Do you remember when CPU time was a high-priced commodity? "Today, if you are any good at what you do, the constrained resource is you," says Timothy Berryhill from Wells Fargo. Berryhill has years of experience with SAS on "many platforms and operating systems." He says there are several things you can do to save your time - and your company's money.
According to Berryhill, there are two very important things you can do to make the best of your time and those who look at your code later: Make sure your code is clear and correct. "To me, the main thing is correct. If the answers are wrong, it doesn't matter how you got there," he says.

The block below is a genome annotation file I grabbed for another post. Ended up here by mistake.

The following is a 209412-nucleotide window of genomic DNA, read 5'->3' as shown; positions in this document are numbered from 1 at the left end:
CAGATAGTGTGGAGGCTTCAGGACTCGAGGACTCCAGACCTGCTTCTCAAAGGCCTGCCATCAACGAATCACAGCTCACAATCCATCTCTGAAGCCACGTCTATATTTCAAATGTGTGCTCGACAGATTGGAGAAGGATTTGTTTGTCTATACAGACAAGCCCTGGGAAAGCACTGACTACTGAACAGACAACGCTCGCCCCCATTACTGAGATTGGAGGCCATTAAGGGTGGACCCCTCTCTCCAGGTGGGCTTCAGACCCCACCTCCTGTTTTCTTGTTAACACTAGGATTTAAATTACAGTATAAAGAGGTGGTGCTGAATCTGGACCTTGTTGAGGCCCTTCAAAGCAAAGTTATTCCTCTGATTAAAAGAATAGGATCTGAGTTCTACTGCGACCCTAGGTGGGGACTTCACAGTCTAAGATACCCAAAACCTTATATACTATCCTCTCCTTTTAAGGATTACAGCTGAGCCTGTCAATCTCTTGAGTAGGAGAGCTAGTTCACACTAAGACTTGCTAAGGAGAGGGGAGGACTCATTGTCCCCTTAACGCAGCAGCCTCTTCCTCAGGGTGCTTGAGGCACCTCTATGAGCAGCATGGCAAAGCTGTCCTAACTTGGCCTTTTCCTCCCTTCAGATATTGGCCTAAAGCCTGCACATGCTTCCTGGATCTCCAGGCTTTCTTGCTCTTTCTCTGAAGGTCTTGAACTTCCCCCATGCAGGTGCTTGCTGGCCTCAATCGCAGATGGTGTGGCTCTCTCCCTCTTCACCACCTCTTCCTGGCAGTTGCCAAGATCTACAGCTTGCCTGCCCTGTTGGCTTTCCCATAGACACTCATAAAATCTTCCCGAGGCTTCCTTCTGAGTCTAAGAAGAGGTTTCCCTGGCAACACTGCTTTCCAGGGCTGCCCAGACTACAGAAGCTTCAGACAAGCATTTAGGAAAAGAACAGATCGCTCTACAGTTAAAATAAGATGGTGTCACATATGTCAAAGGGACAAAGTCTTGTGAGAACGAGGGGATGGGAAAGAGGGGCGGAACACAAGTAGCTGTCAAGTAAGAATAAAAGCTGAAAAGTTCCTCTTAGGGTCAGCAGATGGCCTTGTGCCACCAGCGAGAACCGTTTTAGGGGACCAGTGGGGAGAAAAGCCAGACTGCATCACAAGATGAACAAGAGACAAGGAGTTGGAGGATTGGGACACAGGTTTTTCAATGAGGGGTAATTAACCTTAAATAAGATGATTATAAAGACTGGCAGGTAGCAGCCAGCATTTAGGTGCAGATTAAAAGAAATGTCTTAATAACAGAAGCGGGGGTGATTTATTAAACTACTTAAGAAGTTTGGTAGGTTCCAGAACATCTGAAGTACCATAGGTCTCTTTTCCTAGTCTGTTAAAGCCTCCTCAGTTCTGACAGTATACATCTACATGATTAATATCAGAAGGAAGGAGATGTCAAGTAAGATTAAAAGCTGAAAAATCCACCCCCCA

Here are three of his tried-and-true tips:
- "I like to use the %LET, particularly at the top of my code where variables are going to change," says Berryhill. He use a series of the %LET at the top of the program to remind him of changes he needs to make.
- The NOBS option tells you how many observations you have in a dataset. According to Berryhill, the option is most useful when NOBS is 0. "If you try to do a PROC PRINT or a global dataset, you set that empty dataset, and Boom you're gone. (This only works for disk files, not views or tapes.)"
- Try your luck. When he isn't on a tight deadline, Berryhill says that he likes to experiment with code just to see if it works. Recently, he found that the double question mark will suppress expected errors in the input function. "I was surprised to find out that it is also supported in a statement."
Read 27 more of Berryhill's SAS tricks in his paper, "30 in 20 things you may not know about SAS."